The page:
What Secretary and former Fed Chair Janet Yellen proposes
Farmer and Farm Economist Michael Smith on latest proposed business policies which can impact U.S. Farming.
Secretary and former Fed Chair Janet Yellen recently went on CBS in order to sell the changes to the tax code provisions that would trigger events yet unknown at the $600 level, and potentially beyond.
I’ll leave this proposal up to you if it is a great idea or not. A dish washer purchase audit is probably bad tax policy, but I’ll again leave it at that.
What caught my attention is what Yellen said next:
“It’s the people who report $10,000 in income . . . and have $3,000,000 go into their bank accounts.”
A corn farmer is preparing for the year. He/she needs seed, fertilizers, pesticides, and the appropriate equipment to prep, sow, harvest, and irrigate the crop. Let’s go with what Yellen said about the $3 million topline number. The farmer doesn’t have that cash up front to buy those things, the inputs and even some equipment, to plant the crop that year. They will then go to the Farm Credit System, usually a local cooperative credit office that is a part of the nationwide Farm Credit Bank, or even to the Farm Services Agency/Bureau through the USDA to get the $3 million needed. The bank then lends the farmer the money at x% interest for one year. The funds are disbursed by the bank into the farmers operating account to buy the things they need in late winter/early spring. Great! The system works as intended.
Farmer plants their corn, they tend to it through spring and summer, and then come harvest, harvest the crop and sell it to another local cooperative institution, grain elevator, or what have you, and turn a gross operating revenue of $3,145,000. Co-op gives the farmer a check for his proceeds and off he goes to the bank to cash it, or sometimes endorse it over to the Farm Bank.
Then the hard part starts. The farmer then has to pay the Farm Credit Bank back the $3 million, plus interest. Now they are holding onto $55,000 in net revenue, less any additional overhead on an EBITDA basis. You see where this is going?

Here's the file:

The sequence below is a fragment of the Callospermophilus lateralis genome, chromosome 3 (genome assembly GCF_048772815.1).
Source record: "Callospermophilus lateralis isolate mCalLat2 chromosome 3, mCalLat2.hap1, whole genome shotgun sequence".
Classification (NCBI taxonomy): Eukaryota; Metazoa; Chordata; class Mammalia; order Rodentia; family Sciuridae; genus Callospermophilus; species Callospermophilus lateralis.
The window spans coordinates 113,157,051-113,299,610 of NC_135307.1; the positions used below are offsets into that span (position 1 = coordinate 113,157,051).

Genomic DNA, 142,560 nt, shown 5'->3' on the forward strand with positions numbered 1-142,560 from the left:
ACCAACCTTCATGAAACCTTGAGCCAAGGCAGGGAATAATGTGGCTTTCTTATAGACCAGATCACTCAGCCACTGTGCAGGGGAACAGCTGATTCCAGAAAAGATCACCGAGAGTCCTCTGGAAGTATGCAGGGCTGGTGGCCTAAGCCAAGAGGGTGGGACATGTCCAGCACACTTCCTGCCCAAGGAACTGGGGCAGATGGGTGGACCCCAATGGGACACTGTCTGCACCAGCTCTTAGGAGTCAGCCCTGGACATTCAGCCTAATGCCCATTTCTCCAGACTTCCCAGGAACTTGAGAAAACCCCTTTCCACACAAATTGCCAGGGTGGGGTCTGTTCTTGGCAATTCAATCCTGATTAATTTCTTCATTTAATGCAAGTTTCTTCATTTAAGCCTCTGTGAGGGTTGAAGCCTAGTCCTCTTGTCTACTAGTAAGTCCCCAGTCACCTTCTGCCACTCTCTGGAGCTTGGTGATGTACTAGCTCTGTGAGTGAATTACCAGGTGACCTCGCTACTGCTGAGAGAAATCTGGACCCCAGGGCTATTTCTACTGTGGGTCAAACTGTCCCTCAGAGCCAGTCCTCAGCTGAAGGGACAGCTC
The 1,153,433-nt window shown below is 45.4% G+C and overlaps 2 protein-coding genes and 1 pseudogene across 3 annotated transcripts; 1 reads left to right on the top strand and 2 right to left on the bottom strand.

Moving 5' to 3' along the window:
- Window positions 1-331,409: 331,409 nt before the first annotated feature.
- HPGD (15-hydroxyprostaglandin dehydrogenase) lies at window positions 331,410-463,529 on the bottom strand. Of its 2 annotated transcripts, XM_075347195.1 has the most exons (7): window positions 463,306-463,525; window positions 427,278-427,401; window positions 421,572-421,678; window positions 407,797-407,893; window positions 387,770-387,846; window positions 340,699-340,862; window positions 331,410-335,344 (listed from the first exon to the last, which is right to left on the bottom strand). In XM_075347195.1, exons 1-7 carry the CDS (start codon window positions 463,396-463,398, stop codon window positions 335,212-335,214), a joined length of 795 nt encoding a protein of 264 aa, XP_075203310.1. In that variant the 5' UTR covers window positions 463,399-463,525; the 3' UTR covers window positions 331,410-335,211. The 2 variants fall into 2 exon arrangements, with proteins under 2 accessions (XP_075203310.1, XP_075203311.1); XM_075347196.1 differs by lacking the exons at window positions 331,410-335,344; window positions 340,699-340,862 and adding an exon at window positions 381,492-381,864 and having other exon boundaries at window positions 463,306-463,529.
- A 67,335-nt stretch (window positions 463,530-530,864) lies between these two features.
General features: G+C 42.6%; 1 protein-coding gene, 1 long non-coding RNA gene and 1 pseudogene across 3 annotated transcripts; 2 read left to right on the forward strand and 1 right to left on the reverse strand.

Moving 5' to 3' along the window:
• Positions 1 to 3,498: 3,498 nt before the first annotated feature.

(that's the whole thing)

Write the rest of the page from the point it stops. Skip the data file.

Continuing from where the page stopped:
Like many small businesses or construction companies, while the farmer was in possession of $3 million, the net income reported could be astronomically low in comparison. Does that now mean that every small business, including farmers would potentially have to carry the burden of an audit every year?
This sounds like half baked policy the Biden Administration is doing a terrible job in selling to the public. Farmers and small business owners rarely have large stock portfolios, options contracts, etc. I think if the purpose was for billionaires to pay their fair share, they might want to start tugging that thread instead of the disparities between revenue and income.
I am a banker who specializes in financing commercial real estate in San Francisco and the surrounding area. I see too many people who show little taxable income year after year and yet still manage to accumulate substantial assets year after year. Something is definitely rotten in the State of Denmark and Ms. Yellen is on the right trail. Sure, there are instances where low income and large assets correlate due to circumstances, just as you described. But the United States of America would benefit greatly if its existing tax laws were enforced and many more audits were initiated. Tax evasion is a big problem.
I agree. I used to be in the insurance carrier business and when big commercial operations couldn’t pay their hefty premiums or in the surety world couldn’t repay a claim, the lawyers always found interesting thing.
I’ve also seen shell corps, and other tax dodges. My point is that it can’t be a one size fits all and that blanket statements like the one she threw out scare people.
Years ago I was an equipment leasing broker who got audited on a semi-annual basis. The reason was, like the story above, cash in and cash out. When the IRS would see $3 million in revenues and ignore the $2.7 million in expenses, that would trigger an audit. Doubt these days they happen as often as in the 80s.
And let’s face facts, tax cheats are almost solely among business owners. And we really need for the IRS to be given the resources to stop them. I’ll never forget the equipment lease I did for a business owner in the early aughts. Perfect credit. His monthly expenses totaled somewhere around $35 gs a month. I needed 3 years of tax returns to do the deal. His reported net income total for 3 years? Under $50gs. While paying 7 figures in expenses. You didn’t need to be a CPA to figure that one out.
Returns on farming are highly volatile. The first step in an audit would need to be a simple effective screen, or farmers would see that first step more often than a typical employee.
If I google “what is the return on investment for farming” I get 11.5 percent. Unless the denominator is not what I would expect, the posted numbers do represent a bad year.
I would expect that the fear of audits is overblown, unless the IRS is able to increase their number of auditors substantially. Having loan proceeds go into your bank account is not the same as having income go into your bank account. If your farmer got audited he would just need to document the loan, expenses, and proceeds and that would be the end of it. No worse than an office worker who gets picked for an audit at random.